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Conservative MP Mark Warawa talks to media in Ottawa, Apr. 17, 2013.

Adrian Wyld/THE CANADIAN PRESS

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We are witnessing something not seen since Stephen Harper became prime minister: Both the Liberal and NDP caucuses are united, while the Conservatives are showing increasing signs of division.

Tory MP Mark Warawa decided Wednesday to abandon his efforts to get a motion condemning sex-selective abortions before the Commons. But that has in no way quelled the fallout from the Harper government's efforts to keep the him from speaking on the issue in the House.

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A growing band of Tory MPs has rallied behind Mr. Warawa's protest to the Speaker, Andrew Scheer, over control by party whips over SO31s.

Standing Order 31 is the parliamentary term for statements that MPs make in the House every day just before Question Period. Typically, members praise the athletic achievements of a local team, mark the notable birthday of a constituent, or chide the other side for its foolish ways.

But the Conservatives are increasingly scripting Members' Statements, turning them into co-ordinated (and extremely tiresome) attacks on the opposition using prepared texts provided by the Centre.

Since Mr. Warawa is determined to deliver a statement on sex-selective abortion – and since Stephen Harper has declared there must be no discussion of anything related to abortion – Tory Whip Gordon O'Connor has dropped him from the list of government MPs making statements.

But eight Tory backbenchers have joined Mr. Warawa in urging the Speaker to restore their right to speak.

They include John Williamson, a former director of communications to the prime minister, and Michael Chong, who sat in cabinet before resigning over the government's decision to recognize Quebeckers as a nation within Canada.

On the question of SO31s, Mr. Chong spoke in Mr. Warawa's defence on Monday with such simple and powerful eloquence that his words deserve to be quoted at length.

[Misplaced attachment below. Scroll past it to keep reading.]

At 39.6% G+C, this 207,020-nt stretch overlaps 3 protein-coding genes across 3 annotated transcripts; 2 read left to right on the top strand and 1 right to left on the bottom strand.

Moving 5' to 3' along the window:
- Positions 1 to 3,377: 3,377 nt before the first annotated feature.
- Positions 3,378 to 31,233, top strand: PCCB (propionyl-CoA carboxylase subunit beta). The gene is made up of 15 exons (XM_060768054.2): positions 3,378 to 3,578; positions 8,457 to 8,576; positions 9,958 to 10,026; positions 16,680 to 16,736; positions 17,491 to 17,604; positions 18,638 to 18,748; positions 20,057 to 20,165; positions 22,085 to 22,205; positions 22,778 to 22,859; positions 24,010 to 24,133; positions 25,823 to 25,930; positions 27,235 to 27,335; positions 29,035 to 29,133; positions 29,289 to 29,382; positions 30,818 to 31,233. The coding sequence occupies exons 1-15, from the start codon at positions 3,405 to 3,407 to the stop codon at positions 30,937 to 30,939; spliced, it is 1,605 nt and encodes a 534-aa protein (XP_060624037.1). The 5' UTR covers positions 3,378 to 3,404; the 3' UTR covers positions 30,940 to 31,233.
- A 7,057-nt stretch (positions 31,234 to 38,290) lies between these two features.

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The question, he told the Speaker, "is really this: Who gets to decide who speaks on the floor of this House?"

"… Speaking is what we do here. In a democracy, we do not solve our debates or disagreements through the tip of a sword or through violence. We solve them through words: words of praise, words of caution, words of criticism."

But that practice had been steadily eroded, he maintained, first by the decision that only MPs approved by the party leadership could ask questions during Question Period, and then by a similar decision to let the party leadership, not the Speaker, decide who could deliver Members' Statements.

"Over the decades the co-ordinating and scheduling function of party House leaders and party whips has shifted to that of a command and control function," Mr. Chong declared. "…That shift has eroded the basic principle on which modern Canadian political institutions are based.

"… The idea that the executive is accountable to members of a legislature is a fundamental underpinning of modern political institutions in Canada and the shift that has happened in Question Period and is starting to happen in Members' Statements is eroding this very fundamental principle."

In the days before television, Some Honourable Members would have pounded their desks.

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It will be for Mr. Scheer to decide, in effect, whether to return to the Speaker – to himself – the power to recognize MPs during Members' Statements, or to cede that right permanently to the party leadership.

While we await that decision, we might consider this: At their policy convention in Montreal last weekend, 92 per cent of party members affirmed the leadership of Thomas Mulcair. That same weekend, 80 per cent of members and supporters delivered an overwhelming victory to Justin Trudeau.

Meanwhile, at least nine Conservative Members of Parliament are openly challenging the authority of Stephen Harper and his subordinates to stifle their right to hold their own government to account.

Remarkable times. Remarkable times.

John Ibbitson is the chief political writer in Ottawa.

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